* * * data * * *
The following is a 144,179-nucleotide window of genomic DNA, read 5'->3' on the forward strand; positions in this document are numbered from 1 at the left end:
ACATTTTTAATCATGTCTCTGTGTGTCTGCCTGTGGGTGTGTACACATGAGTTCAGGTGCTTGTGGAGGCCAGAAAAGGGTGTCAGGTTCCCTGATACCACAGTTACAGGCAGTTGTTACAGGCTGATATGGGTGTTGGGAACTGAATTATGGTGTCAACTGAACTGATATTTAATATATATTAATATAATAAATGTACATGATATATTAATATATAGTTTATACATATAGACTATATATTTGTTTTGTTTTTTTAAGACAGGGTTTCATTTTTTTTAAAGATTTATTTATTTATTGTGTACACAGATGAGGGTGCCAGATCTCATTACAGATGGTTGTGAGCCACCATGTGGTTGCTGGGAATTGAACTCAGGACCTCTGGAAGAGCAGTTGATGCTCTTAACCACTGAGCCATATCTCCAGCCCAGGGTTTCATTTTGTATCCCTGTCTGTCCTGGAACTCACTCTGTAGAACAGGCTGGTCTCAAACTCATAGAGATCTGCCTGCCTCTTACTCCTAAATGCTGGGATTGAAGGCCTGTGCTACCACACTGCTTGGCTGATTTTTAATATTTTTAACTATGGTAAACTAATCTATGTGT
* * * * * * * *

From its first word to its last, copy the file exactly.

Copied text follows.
The following is a 144,179-nucleotide window of genomic DNA, read 5'->3' on the forward strand; positions in this document are numbered from 1 at the left end:
ACATTTTTAATCATGTCTCTGTGTGTCTGCCTGTGGGTGTGTACACATGAGTTCAGGTGCTTGTGGAGGCCAGAAAAGGGTGTCAGGTTCCCTGATACCACAGTTACAGGCAGTTGTTACAGGCTGATATGGGTGTTGGGAACTGAATTATGGTGTCAACTGAACTGATATTTAATATATATTAATATAATAAATGTACATGATATATTAATATATAGTTTATACATATAGACTATATATTTGTTTTGTTTTTTTAAGACAGGGTTTCATTTTTTTTAAAGATTTATTTATTTATTGTGTACACAGATGAGGGTGCCAGATCTCATTACAGATGGTTGTGAGCCACCATGTGGTTGCTGGGAATTGAACTCAGGACCTCTGGAAGAGCAGTTGATGCTCTTAACCACTGAGCCATATCTCCAGCCCAGGGTTTCATTTTGTATCCCTGTCTGTCCTGGAACTCACTCTGTAGAACAGGCTGGTCTCAAACTCATAGAGATCTGCCTGCCTCTTACTCCTAAATGCTGGGATTGAAGGCCTGTGCTACCACACTGCTTGGCTGATTTTTAATATTTTTAACTATGGTAAACTAATCTATGTGT